Move over, Dilbert. You’ve been outsourced. In a single decade, the working world has been transformed from a Dilbertian cubetopia into a 24-hour for-hire metaverse.
Where employers used to fish through reams of resumes, they now drop job bait into a virtual pond to see who bites. Those seeking work can become visible to employers worldwide, armed with nothing but list of achievements and deft typing fingers.
oDesk is one of the companies that makes this kind of remote hiring and collaboration possible. Remote workers have funneled more than 1 million hours of work through oDesk’s platform, which allows you to hire, monitor, and pay workers in all corners of the world. Employees are guaranteed hourly pay. Bosses get to gauge progress via automated screenshots. And oDesk makes life easier on employers by taking care of the legal and tax implications of paying someone abroad.
In short, it’s a sweet system. I caught up with oDesk’s CEO, the contagiously enthusiastic Gary Swart, to talk more about oDesk’s platform, capabilities, and users.
BP: Could you tell me a little bit about what differentiates you guys from other big outsourcing-oriented sites like Elance or Guru?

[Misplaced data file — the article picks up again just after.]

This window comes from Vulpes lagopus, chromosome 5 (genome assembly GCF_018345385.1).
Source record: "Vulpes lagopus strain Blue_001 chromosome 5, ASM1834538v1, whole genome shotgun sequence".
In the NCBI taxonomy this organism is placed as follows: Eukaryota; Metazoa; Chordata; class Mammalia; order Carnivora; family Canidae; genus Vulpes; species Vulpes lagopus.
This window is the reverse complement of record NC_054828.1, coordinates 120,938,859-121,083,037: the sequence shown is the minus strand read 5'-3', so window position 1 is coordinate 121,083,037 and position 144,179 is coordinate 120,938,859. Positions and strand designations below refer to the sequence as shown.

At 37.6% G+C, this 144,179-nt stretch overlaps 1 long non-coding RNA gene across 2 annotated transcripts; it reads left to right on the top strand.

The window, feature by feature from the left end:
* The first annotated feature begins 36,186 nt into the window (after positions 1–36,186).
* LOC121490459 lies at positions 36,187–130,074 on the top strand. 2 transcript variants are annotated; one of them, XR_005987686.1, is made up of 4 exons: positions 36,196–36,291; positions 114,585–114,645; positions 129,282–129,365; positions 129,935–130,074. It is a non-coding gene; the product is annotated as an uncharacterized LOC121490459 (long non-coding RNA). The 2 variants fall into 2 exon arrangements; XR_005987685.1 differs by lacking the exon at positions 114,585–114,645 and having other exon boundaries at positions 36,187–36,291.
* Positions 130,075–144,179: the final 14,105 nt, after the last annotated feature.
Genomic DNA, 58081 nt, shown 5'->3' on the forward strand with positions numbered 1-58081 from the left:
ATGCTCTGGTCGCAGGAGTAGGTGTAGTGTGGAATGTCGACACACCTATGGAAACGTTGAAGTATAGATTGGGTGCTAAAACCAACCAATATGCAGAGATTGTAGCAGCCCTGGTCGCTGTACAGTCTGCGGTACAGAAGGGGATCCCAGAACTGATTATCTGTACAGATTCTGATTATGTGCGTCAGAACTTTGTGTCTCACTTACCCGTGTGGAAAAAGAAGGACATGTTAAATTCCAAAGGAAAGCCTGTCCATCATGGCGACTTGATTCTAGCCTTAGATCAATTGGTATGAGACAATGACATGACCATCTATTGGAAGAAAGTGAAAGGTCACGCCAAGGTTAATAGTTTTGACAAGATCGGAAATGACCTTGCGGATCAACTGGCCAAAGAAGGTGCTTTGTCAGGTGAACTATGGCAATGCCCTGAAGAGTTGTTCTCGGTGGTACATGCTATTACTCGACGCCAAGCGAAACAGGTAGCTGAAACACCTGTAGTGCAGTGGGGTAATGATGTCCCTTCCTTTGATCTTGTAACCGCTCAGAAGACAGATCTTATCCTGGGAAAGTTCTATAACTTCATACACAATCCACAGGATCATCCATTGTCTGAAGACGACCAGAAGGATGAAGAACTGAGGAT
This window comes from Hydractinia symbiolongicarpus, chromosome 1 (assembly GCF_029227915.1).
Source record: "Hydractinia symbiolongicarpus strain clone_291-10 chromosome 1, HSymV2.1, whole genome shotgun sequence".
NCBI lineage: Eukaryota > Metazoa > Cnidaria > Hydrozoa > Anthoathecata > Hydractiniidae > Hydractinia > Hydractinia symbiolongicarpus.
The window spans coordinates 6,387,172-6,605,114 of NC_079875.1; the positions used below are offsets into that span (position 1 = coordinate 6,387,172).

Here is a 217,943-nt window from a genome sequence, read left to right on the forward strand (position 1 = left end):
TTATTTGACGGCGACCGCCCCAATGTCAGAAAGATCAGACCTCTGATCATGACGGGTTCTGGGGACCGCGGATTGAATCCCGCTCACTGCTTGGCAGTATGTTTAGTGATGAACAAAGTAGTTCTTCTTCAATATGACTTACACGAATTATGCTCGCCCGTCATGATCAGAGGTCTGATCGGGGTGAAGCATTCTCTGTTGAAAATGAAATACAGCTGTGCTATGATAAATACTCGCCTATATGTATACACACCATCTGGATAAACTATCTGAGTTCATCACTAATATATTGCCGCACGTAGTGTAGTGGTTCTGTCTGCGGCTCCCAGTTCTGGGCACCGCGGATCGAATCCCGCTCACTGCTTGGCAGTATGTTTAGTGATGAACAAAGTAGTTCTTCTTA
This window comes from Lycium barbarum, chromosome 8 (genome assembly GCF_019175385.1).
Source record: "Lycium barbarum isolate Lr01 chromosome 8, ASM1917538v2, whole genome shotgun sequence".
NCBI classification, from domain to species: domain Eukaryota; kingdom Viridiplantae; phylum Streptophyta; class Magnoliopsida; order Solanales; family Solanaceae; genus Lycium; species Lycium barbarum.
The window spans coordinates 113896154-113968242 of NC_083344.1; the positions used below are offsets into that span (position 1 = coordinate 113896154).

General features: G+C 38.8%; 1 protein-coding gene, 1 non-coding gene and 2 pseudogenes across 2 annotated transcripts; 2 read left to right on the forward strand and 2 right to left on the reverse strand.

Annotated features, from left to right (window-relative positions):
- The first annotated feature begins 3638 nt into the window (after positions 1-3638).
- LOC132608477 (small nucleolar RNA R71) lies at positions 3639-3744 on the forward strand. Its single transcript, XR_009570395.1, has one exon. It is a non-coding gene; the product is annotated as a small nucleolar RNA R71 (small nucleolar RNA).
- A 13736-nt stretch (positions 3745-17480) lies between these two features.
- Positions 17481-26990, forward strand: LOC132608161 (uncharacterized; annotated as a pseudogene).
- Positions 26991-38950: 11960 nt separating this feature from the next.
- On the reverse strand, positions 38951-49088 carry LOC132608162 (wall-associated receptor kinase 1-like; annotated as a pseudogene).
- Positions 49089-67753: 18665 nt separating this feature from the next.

Sure. The first thing I’ll say is that you said, “other big.” I should point out that oDesk is the largest by a significant margin. We’re also growing three to five times faster than any of those traditional…what I would call “labor marketplaces” or “outsourcing marketplaces.”
Those businesses are built on the premise of a matching platform, where both buyers and providers of services come to match. You post your job. I pay to bid on your job. I have to monetize that match. Once I’m the lowest bid, you accept the work. I throw the work over the wall, you throw the money over the wall.